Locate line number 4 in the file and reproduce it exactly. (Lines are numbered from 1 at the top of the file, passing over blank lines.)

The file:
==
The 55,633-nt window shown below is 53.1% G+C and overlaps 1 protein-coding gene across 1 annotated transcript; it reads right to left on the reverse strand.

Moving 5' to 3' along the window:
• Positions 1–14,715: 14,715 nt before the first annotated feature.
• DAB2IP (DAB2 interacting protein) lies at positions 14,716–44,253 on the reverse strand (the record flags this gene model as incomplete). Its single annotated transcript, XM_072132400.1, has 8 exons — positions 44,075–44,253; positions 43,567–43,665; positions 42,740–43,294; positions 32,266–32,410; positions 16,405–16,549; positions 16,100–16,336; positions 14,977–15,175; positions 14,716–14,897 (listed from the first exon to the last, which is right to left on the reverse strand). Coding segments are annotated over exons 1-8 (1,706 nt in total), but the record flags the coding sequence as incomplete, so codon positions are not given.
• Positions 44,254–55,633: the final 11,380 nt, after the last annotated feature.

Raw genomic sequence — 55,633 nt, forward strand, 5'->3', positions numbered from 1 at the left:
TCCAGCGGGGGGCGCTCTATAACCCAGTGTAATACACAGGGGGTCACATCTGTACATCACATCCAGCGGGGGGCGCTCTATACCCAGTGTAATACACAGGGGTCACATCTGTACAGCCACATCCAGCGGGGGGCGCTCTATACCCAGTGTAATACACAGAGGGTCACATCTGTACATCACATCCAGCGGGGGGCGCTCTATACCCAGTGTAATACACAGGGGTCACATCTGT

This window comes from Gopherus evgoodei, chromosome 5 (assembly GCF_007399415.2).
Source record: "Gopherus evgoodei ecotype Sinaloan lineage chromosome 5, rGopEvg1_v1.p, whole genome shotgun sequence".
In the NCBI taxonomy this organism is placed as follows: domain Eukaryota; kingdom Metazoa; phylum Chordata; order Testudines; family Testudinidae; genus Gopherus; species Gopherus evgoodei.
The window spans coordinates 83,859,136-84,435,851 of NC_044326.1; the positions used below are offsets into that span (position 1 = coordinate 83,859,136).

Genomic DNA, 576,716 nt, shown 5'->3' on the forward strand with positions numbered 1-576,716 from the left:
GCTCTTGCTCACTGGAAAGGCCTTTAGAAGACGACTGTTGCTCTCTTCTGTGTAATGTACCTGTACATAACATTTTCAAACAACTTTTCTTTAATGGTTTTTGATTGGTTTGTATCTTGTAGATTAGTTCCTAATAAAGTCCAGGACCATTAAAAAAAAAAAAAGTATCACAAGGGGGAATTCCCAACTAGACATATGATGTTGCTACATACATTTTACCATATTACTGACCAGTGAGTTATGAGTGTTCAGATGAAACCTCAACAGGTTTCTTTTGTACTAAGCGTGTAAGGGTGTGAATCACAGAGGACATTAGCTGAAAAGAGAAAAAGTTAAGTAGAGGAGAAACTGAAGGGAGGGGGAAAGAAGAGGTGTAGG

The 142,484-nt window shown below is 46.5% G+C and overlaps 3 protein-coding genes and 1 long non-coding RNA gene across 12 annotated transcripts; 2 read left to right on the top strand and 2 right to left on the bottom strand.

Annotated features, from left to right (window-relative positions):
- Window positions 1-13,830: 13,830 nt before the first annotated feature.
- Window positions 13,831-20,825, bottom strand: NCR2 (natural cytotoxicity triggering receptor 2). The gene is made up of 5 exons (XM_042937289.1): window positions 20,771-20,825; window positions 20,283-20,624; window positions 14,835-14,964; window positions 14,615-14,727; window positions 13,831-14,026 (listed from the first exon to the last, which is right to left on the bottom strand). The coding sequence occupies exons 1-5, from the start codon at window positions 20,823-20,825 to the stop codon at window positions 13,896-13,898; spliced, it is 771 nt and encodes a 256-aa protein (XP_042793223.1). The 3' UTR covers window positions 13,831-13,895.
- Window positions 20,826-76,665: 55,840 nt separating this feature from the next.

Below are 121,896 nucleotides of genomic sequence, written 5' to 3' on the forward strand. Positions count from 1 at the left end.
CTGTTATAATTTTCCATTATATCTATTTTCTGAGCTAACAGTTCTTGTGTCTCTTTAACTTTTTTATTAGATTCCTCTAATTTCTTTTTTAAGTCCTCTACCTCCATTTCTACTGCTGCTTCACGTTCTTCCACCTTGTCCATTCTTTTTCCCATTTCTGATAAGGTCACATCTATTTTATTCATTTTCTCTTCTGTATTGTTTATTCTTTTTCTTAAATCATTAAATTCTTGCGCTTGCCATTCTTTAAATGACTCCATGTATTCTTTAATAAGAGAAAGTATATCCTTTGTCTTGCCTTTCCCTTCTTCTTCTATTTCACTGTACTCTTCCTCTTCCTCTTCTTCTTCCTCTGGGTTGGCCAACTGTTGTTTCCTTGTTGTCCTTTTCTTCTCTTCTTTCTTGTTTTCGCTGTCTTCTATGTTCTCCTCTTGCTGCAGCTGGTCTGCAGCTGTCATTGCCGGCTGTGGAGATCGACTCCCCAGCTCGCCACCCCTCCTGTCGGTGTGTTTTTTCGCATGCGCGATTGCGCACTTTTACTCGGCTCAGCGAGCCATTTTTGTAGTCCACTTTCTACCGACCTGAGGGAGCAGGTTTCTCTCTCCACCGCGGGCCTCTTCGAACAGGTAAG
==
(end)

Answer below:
• DAB2IP (DAB2 interacting protein) lies at positions 14,716–44,253 on the reverse strand (the record flags this gene model as incomplete). Its single annotated transcript, XM_072132400.1, has 8 exons — positions 44,075–44,253; positions 43,567–43,665; positions 42,740–43,294; positions 32,266–32,410; positions 16,405–16,549; positions 16,100–16,336; positions 14,977–15,175; positions 14,716–14,897 (listed from the first exon to the last, which is right to left on the reverse strand). Coding segments are annotated over exons 1-8 (1,706 nt in total), but the record flags the coding sequence as incomplete, so codon positions are not given.